Hey internet people,
I’ve been absent from this corner of the web for a while now. I spent all summer working in and loving jobs that had nothing to do with teaching, while nurturing a nascent love of baking (see above and see also: I love you, Mary Berry). In September I came back to Spain and now it’s ALREADY NOVEMBER AND ALREADY DIABETES AWARENESS MONTH AND I AM LIVING IN ALL.CAPZ!
Fact: I’ve been living with this piece of shit for nineteen years! I am always grateful for my health and for the fact that the nature of my birth and my current residence make it so that I can live life with diabetes without worrying about going bankrupt. Nevertheless, it feels good to recognize certain truths from time to time. Like this one: as enlightening and formative as its been to live with chronic illness for most of my childhood and all of my adulthood, I am capital O, over it. I’d like my carry-on suitcase to be full of normal people things and I’d like for my days off to not include insulin or test strip pick-ups. I’d like to not know about any of this.
But I do know about it. So here I am. Do you have questions? Cool. I might have some answers.
Here’s one people tend to ask a lot: girl, can you eat that cake?
Yeah girl, I can. I ate the hell out of that cake, buttercream and all baby.
It is, of course, more difficult to dose for food with high fat and sugar content (there are lots of complex molecules involved and one must also consider whether the moon is waxing or waning). A fully functioning pancreas does that work on its own*: dosing just the right amounts of insulin at just the right moments (he so romantic), so that your body remains in sweet homeostasis.
*and a lot of other things, alright? But I’m not a scientist.
What’s a pancreas, you ask?
Well, it’s this internal organ that kinda looks like a dick. Sorry. I’m trying to be more honest lately, to honor my own thoughts. I hate to say it, but it’s true: THE PANCREAS LOOKS LIKE A PENIS. Now that we’ve got that out of the way…
What does this phallic lil organ do?
Alright, let me backtrack. You know how you wake up in the morning and have the energy to get out of bed and do whatever it is you do? Well that’s thanks in large part to food. You ate some bread, some pasta, maybe some potatoes, and your perfect beautiful body took all those nutrients from your blood–namely, glucose–and delivered them to your cells so that you could continue living your life as an upright, functional being. The pancreas plays a huge role in that process, you see. We’ll get to that in a minute. Your cells are itty bitty little things and glucose’s fat ass can’t get in there. She needs help.
So how does she get into the cell?
I’m so glad you asked. Insulin!
What the hell is insulin?
Well, apart from being one of the most expensive liquids in the world (I’m coming for you later, pharma), insulin is a hormone produced by the peen, excuse me, the pancreas, that facilitates glucose transport. Without insulin, you consume carbohydrates and that glucose just floats around the blood, knockin’ on cells, not gettin’ in, freakin’ out. Your cells start to shrivel up and scream OMG I’M STARVING SOMEBODY PLEASE HELP ME! But there’s nobody there to help. Glucose can’t get her ass in the door so she hangs around the blood, your body gets sticky, that precious homeostasis ends, and you die.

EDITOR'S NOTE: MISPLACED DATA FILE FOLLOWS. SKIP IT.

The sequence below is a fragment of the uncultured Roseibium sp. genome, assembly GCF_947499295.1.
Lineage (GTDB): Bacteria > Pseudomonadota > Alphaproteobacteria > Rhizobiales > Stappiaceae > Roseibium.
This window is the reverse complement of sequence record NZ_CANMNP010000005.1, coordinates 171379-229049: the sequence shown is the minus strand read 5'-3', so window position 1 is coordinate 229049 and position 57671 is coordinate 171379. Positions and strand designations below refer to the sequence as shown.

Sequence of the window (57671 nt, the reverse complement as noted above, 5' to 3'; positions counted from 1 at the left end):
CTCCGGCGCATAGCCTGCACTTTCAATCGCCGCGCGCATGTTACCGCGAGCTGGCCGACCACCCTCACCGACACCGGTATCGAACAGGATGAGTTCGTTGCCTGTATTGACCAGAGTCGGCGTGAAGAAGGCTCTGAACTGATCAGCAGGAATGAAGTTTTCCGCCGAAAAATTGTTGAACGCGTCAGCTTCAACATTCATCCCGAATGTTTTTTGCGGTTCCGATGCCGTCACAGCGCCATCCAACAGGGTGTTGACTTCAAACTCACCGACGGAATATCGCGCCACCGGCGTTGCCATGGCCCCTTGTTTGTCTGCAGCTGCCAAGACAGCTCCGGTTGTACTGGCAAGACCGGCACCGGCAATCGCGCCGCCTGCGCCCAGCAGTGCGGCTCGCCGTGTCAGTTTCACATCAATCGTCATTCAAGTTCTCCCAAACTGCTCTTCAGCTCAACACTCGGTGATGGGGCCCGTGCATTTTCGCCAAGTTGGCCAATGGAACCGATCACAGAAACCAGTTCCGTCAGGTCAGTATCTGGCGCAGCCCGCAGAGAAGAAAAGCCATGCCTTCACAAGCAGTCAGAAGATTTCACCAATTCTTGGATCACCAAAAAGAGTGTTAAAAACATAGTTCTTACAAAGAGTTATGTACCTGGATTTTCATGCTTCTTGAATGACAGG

What’s all this have to do with diabetes?
In type 1 diabetes, the pancreas no longer produces insulin.
One day, the immune system says “hey, I’m feelin’ destructive, let’s go tear some stuff apart. How about those cute insulin-producing cells (islets) in the pancreas? Yeah, let’s go for those. That sounds cool.”
And bam! There you have it. Type 1 diabetes: an autoimmune disease in which the life-sustaining islets in the pancreas are mercilessly destroyed. A total bummer.
So if your body doesn’t produce insulin, what do you do?
You hope to the lord above and all that is holy that you live in a place where synthetic insulin and the education and tools to know how to use it are available to you. And then, if everything goes right on that front, you try your damn hardest to be as perfect as a human body is. For as flawed and disturbing and crazy as we are as humans, our physical bodies do a remarkable job of maintaining internal balance. Most people who aren’t doctors live blissfully unaware of this awesome power until something in their own body ceases to work.
But seriously, how do you eat that cake? I’ve, like, heard all these jokes about cupcakes and diabetes and stuff and people dying after eating chocolate. I just don’t get it!
I do the job that your body just naturally does for you, with my insulin pump and my sometimes questionable math skills. I calculate how many carbs are in the cake, I deliver insulin according to the ratio I’ve worked out with my doctor through trial and error, and I hope there’s nothing weird in the water that day and that my calculations are correct (my life, like yours, is a science experiment, only more so). Some days I do a better job than others.
But anyway, girl, it’s not a good idea for anyone to eat a 4-layer spongecake on the regular, so just keep that in mind and calm down, OK? Calm.down.